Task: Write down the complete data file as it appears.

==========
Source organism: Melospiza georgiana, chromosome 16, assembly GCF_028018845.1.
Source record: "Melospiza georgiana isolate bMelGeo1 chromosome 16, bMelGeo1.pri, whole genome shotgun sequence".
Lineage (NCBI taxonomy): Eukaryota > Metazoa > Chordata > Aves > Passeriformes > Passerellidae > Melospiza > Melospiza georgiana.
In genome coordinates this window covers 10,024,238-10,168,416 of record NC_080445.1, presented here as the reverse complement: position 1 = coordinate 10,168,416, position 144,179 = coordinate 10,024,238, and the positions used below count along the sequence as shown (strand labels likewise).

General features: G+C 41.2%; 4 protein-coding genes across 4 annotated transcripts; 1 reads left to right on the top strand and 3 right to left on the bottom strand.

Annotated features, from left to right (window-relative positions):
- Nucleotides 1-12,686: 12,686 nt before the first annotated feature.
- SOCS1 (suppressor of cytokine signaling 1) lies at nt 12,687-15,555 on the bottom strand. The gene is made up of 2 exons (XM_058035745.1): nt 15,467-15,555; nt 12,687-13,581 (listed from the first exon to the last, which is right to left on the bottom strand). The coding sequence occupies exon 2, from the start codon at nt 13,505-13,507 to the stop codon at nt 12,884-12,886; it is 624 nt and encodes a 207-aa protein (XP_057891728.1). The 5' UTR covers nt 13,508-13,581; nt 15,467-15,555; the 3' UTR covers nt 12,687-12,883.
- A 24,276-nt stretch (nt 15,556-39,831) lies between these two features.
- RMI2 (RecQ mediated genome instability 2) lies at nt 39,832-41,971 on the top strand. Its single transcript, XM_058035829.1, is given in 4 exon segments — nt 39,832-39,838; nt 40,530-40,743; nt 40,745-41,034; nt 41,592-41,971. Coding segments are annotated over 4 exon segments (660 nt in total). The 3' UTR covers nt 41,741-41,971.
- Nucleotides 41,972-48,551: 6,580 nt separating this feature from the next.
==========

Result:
Source organism: Melospiza georgiana, chromosome 16, assembly GCF_028018845.1.
Source record: "Melospiza georgiana isolate bMelGeo1 chromosome 16, bMelGeo1.pri, whole genome shotgun sequence".
Lineage (NCBI taxonomy): Eukaryota > Metazoa > Chordata > Aves > Passeriformes > Passerellidae > Melospiza > Melospiza georgiana.
In genome coordinates this window covers 10,024,238-10,168,416 of record NC_080445.1, presented here as the reverse complement: position 1 = coordinate 10,168,416, position 144,179 = coordinate 10,024,238, and the positions used below count along the sequence as shown (strand labels likewise).

General features: G+C 41.2%; 4 protein-coding genes across 4 annotated transcripts; 1 reads left to right on the top strand and 3 right to left on the bottom strand.

Annotated features, from left to right (window-relative positions):
- Nucleotides 1-12,686: 12,686 nt before the first annotated feature.
- SOCS1 (suppressor of cytokine signaling 1) lies at nt 12,687-15,555 on the bottom strand. The gene is made up of 2 exons (XM_058035745.1): nt 15,467-15,555; nt 12,687-13,581 (listed from the first exon to the last, which is right to left on the bottom strand). The coding sequence occupies exon 2, from the start codon at nt 13,505-13,507 to the stop codon at nt 12,884-12,886; it is 624 nt and encodes a 207-aa protein (XP_057891728.1). The 5' UTR covers nt 13,508-13,581; nt 15,467-15,555; the 3' UTR covers nt 12,687-12,883.
- A 24,276-nt stretch (nt 15,556-39,831) lies between these two features.
- RMI2 (RecQ mediated genome instability 2) lies at nt 39,832-41,971 on the top strand. Its single transcript, XM_058035829.1, is given in 4 exon segments — nt 39,832-39,838; nt 40,530-40,743; nt 40,745-41,034; nt 41,592-41,971. Coding segments are annotated over 4 exon segments (660 nt in total). The 3' UTR covers nt 41,741-41,971.
- Nucleotides 41,972-48,551: 6,580 nt separating this feature from the next.